Ultra-rare Snowfall in Baghdad

In the morning, I woke up with the alarm as usual to be ready on time for the office. The duty times starts from 8.00 a.m. in Baghdad. I checked the time and it was mentioned that the temperature then was minus 1 degree Celsius but feeling like minus 4 degrees Celsius. It was mentioned “Snow Rain”. I jumped out of the bed; wrapped me with woollen and rushed out to the balcony.

Yes, it’s snowing! It was a sight not seen in over a decade — the city covered in snow.


I made tea for me to warm myself up. As the the daylight started breaking, the site became all the more amazing.

The city’s iconic palm trees were daintily outlined in white. The cars parked on the road were covered in a thin layer of fresh snow.


Snow in Iraq is commonly seen in the northern part of the country, particularly in the mountainous areas.


I remember when the city witnessed snowfall for the first time in over 100 years, but it was a quick and mostly slushy affair. It was Friday, January 11, 2008 and my first winter in Iraq. By the way, the date today is 11, again. Coincidence!


Arabic historians’ records chronicle life in Baghdad in the Middle Ages, and some of the reports mention the area’s climate. The researchers were shocked by the number of references to cold periods in this notoriously hot and dry region. The scientists have interpreted them, and found some surprising meteorological events in the areas now known as Iraq and Syria. The Arabic historians also recounted droughts, floods, heavy rains and frost, not a common occurrence in the fertile crescent.


For instance, an entry from December 23, 908, noted when “four fingers of snow accumulated on the roofs,” and another, on November 25, 1007, that the snow reached somewhere between 30 and 50 inches. One particularly odd event was in July 920, when it was too cold for people to sleep on their roofs, as they did on most summer nights. This temperature drop could have been caused by a volcanic eruption the previous year, the researchers speculate. (Source: Smithsonian Magazine)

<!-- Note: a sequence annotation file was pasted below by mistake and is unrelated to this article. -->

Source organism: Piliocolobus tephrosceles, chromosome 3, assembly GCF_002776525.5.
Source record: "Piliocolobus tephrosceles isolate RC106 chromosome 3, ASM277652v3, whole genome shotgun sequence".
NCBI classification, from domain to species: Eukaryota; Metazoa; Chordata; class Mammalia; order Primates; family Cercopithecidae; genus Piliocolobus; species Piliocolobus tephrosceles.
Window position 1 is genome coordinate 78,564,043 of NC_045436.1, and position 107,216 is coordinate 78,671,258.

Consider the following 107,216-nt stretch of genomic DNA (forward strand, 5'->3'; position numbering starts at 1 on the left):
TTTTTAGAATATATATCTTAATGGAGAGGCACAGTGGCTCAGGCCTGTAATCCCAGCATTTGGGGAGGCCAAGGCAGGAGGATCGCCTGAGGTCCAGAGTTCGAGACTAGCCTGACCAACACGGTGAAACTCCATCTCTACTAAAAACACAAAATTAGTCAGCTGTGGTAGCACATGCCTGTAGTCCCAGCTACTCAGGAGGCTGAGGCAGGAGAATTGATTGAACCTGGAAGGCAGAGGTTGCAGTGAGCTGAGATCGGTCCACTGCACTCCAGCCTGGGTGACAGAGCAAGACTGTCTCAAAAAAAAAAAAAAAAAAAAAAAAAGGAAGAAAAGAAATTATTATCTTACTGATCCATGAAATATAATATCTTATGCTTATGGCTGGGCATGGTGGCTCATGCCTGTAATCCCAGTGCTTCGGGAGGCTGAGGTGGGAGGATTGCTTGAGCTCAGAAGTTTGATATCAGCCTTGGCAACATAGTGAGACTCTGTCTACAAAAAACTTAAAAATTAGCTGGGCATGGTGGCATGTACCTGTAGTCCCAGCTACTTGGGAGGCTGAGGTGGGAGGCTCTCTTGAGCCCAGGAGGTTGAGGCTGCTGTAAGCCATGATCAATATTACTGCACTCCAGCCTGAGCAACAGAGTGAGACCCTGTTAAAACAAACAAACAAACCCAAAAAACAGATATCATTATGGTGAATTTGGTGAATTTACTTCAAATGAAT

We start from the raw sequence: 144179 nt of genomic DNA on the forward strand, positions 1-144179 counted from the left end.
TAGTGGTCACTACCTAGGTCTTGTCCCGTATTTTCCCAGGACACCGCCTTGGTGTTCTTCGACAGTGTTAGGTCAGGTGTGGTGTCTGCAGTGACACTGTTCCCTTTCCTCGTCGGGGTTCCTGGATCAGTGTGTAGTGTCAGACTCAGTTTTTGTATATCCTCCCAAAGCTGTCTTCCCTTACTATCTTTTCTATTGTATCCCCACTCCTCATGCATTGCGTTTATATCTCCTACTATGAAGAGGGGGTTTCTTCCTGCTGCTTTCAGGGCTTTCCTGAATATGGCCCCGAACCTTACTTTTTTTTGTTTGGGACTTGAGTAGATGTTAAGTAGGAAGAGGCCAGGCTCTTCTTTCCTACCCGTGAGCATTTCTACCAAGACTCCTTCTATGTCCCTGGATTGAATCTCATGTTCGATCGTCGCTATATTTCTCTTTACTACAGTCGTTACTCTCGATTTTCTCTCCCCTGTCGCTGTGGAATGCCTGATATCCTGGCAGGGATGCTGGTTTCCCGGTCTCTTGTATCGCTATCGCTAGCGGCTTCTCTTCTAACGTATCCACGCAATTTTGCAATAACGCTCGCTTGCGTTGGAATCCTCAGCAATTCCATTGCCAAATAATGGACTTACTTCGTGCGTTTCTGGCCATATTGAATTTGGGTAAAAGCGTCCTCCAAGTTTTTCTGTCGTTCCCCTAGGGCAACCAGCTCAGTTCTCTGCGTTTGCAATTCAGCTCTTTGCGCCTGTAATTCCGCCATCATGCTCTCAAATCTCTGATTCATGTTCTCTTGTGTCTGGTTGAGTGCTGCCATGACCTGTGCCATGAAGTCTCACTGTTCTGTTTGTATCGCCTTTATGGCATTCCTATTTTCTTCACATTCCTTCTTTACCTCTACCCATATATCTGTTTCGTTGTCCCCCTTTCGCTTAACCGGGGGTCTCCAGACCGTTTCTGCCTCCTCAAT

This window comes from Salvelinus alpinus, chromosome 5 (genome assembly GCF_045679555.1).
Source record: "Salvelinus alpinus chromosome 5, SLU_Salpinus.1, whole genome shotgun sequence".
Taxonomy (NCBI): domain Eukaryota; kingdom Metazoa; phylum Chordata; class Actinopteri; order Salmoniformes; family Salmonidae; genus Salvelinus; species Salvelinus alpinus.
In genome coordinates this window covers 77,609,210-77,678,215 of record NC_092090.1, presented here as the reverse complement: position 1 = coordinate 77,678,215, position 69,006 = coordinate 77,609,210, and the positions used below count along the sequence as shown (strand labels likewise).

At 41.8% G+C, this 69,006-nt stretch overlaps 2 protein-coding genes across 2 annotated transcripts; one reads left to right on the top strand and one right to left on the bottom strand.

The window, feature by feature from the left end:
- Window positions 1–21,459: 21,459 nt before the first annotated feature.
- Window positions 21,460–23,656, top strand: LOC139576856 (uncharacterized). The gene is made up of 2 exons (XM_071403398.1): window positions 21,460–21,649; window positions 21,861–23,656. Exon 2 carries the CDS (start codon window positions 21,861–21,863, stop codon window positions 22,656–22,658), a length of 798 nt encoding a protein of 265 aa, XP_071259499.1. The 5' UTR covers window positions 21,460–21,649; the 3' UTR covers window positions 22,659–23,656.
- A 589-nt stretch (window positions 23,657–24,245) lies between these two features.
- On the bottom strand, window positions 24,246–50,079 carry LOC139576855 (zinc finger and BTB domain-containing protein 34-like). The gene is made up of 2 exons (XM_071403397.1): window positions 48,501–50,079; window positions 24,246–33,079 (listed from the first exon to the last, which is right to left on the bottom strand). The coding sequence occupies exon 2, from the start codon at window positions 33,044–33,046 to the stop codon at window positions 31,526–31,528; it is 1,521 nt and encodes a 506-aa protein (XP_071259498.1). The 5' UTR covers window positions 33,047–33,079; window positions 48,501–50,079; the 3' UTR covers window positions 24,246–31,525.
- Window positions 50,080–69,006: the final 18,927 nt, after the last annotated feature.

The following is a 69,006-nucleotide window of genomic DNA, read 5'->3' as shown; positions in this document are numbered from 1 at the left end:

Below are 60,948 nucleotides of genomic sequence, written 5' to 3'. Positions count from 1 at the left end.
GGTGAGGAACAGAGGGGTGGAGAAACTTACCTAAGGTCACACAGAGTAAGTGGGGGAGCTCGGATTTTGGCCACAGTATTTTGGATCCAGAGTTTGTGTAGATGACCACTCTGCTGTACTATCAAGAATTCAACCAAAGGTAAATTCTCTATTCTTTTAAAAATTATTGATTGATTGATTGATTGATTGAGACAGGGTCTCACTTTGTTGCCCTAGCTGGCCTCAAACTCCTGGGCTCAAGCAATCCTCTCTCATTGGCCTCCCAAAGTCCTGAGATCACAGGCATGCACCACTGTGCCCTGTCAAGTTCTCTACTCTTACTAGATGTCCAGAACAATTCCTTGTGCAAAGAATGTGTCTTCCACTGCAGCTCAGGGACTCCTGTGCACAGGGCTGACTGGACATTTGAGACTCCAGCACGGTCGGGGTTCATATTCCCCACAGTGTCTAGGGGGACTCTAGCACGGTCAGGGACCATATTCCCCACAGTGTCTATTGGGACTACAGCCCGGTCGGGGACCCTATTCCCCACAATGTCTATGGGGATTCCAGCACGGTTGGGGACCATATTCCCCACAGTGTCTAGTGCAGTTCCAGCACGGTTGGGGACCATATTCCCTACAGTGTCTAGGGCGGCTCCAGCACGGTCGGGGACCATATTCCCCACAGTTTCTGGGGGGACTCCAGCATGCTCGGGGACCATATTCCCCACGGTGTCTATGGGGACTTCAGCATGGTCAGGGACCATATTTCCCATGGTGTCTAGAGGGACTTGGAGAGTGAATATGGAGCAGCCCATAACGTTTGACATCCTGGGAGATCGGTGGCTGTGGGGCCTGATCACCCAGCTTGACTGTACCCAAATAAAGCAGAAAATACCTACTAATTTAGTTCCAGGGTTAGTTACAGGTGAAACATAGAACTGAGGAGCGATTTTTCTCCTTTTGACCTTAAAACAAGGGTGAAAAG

The Guagua Pichincha volcano in Ecuador erupted around 910, and the Ceboruco volcano in Mexico erupted around 930. Eruptions like that have been shown to affect global temperatures.

According to Iraqi Meteorological Organization, the country is exposed to a cold polar air mass, which reached its climax on Tuesday. Weather forecasts indicate that the air mass will cover all the Iraqi soil, causing a sharp drop in temperatures.


I checked the temperature in the afternoon. It was 6 degrees Celsius but feeling like 3! It is an extremely rare phenomenon for one of the world’s hottest countries. The wind was very cold and dry. Will it snow again tomorrow? 🤔

6 thoughts on “Ultra-rare Snowfall in Baghdad

    1. Thanks, Aro. Warming causes more moisture in the air which leads to more extreme precipitation events. There are no easy answers to the question of climate change and snow. Scientists broadly agree that snow will change in most places as the climate continues to warm. But exactly how and why, from one location to the next, may be among the most challenging questions about weather and climate change. I don’t think yesterday’s incident of snowing has any connection to the “Global Warming”. Baghdad has seen occasional snows 1000 years ago, also. Of course, I am not a climatologist. 😉


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